What does a robot feel when it touches something? Little or nothing until now. But with the right sensors, actuators and software, robots can be given the sense of feel or at least the ability to identify different materials by touch.
Researchers at the University of Southern California's Viterbi School of Engineering published a study today in Frontiers in Neurorobotics showing that a specially designed robot can outperform humans in identifying a wide range of natural materials according to their textures, paving the way for advancements in prostheses, personal assistive robots and consumer product testing.
The robot was equipped with a new type of tactile sensor built to mimic the human fingertip. It also used a newly designed algorithm to make decisions about how to explore the outside world by imitating human strategies. Capable of other human sensations, the sensor can also tell where and in which direction forces are applied to the fingertip and even the thermal properties of an object being touched.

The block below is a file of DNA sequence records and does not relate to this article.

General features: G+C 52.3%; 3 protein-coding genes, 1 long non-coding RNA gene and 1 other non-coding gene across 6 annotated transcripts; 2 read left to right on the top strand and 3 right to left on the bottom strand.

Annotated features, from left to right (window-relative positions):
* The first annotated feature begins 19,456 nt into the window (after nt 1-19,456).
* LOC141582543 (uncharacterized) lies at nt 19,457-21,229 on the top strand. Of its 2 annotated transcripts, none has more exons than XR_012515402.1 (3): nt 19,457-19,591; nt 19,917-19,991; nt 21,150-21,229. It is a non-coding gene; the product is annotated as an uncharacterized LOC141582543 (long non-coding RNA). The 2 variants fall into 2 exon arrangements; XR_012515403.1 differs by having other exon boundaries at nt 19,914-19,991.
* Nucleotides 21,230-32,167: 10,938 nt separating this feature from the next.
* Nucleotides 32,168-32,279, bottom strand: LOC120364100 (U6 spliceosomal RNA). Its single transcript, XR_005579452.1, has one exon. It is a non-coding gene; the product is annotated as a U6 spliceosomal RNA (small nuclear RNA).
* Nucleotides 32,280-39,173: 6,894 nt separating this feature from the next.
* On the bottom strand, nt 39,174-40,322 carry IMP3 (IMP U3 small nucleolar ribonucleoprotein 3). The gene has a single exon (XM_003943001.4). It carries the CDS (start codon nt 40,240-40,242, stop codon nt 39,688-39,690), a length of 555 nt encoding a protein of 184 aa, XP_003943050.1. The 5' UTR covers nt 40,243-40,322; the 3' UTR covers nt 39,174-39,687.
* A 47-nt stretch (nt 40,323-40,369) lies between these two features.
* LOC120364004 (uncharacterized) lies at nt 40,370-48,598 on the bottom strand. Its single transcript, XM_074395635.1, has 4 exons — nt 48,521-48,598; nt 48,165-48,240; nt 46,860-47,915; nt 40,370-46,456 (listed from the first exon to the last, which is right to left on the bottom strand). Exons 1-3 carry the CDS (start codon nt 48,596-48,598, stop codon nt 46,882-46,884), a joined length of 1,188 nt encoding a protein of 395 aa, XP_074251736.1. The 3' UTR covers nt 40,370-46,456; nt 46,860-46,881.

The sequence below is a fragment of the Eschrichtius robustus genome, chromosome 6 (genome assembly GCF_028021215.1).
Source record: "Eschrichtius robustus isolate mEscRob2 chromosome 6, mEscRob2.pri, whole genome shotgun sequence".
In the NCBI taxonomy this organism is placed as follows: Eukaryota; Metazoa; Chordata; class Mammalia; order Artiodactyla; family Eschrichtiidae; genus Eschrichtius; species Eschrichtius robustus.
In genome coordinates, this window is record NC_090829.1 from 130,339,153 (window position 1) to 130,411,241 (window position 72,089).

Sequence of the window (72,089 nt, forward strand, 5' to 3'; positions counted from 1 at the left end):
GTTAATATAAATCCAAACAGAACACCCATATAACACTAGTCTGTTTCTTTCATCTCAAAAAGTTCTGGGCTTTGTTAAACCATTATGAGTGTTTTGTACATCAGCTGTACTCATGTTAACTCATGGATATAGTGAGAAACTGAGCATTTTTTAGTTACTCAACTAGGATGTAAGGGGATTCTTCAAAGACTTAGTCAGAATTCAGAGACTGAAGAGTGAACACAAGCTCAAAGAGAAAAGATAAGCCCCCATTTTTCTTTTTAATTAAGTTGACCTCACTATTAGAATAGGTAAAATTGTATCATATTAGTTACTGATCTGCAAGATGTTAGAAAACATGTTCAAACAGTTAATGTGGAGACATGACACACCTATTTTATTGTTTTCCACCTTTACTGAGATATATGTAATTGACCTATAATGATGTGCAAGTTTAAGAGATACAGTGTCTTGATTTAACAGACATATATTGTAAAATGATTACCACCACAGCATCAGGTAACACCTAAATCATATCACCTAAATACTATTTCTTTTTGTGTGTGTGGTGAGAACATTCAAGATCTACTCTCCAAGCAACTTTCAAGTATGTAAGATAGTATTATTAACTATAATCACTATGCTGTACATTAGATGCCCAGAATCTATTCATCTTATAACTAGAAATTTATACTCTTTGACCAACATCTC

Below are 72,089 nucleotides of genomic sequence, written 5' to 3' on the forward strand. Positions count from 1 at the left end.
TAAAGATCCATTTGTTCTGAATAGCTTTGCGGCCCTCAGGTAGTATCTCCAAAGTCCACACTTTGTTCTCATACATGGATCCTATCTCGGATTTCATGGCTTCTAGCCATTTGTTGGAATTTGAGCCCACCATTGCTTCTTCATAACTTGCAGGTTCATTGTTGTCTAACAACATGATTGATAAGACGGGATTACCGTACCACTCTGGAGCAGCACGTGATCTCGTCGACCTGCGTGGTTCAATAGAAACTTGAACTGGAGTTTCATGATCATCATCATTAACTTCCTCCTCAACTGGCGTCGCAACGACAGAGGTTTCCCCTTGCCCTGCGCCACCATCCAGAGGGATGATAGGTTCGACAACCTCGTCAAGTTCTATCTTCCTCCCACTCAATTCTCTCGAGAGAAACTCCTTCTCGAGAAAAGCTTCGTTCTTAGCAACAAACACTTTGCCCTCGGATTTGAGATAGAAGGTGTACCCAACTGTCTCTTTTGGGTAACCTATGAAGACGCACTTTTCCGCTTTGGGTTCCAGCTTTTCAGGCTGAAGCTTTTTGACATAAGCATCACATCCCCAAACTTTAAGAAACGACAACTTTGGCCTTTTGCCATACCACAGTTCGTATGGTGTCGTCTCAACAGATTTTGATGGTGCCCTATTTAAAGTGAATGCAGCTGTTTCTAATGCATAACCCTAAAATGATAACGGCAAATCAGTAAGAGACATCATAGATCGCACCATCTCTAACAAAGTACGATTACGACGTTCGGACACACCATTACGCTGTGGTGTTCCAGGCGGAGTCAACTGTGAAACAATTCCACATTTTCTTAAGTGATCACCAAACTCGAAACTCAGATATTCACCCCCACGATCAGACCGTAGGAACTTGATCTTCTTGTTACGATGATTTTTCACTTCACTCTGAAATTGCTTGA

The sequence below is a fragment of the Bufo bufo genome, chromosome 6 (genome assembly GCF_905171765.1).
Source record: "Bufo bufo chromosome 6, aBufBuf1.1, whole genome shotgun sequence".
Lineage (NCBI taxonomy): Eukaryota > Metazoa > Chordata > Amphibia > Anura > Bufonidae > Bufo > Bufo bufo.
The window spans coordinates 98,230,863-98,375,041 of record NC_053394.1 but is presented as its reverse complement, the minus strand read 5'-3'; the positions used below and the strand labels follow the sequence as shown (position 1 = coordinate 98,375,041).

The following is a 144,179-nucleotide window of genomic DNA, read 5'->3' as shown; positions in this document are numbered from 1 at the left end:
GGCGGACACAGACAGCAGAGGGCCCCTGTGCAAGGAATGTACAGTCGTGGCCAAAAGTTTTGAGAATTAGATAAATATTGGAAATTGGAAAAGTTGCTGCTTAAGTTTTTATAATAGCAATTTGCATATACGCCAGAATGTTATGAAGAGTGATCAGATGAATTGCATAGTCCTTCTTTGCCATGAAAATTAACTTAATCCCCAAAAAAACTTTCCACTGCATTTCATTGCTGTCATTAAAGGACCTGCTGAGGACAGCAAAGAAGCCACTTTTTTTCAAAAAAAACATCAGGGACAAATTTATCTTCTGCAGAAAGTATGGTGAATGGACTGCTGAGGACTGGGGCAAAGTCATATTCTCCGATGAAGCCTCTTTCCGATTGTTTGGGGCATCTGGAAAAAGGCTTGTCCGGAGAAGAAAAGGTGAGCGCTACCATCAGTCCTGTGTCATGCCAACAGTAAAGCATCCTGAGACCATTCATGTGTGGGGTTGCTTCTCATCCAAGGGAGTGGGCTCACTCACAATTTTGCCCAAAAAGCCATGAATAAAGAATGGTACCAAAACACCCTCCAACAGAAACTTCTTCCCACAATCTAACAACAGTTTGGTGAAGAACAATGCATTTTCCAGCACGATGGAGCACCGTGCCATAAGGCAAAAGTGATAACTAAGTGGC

Like the human finger, the group's BioTac sensor has a soft, flexible skin over a liquid filling. The skin even has fingerprints on its surface, greatly enhancing its sensitivity to vibration. As the finger slides over a textured surface, the skin vibrates in characteristic ways. These vibrations are detected by a hydrophone inside the bone-like core of the finger. The human finger uses similar vibrations to identify textures, but the robot finger is even more sensitive.
When humans try to identify an object by touch, they use a wide range of exploratory movements based on their prior experience with similar objects. A famous theorem by 18th century mathematician Thomas Bayes describes how decisions might be made from the information obtained during these movements. Until now, however, there was no way to decide which exploratory movement to make next. The article, authored by Professor of Biomedical Engineer
|Contact: Katie Dunham|
University of Southern California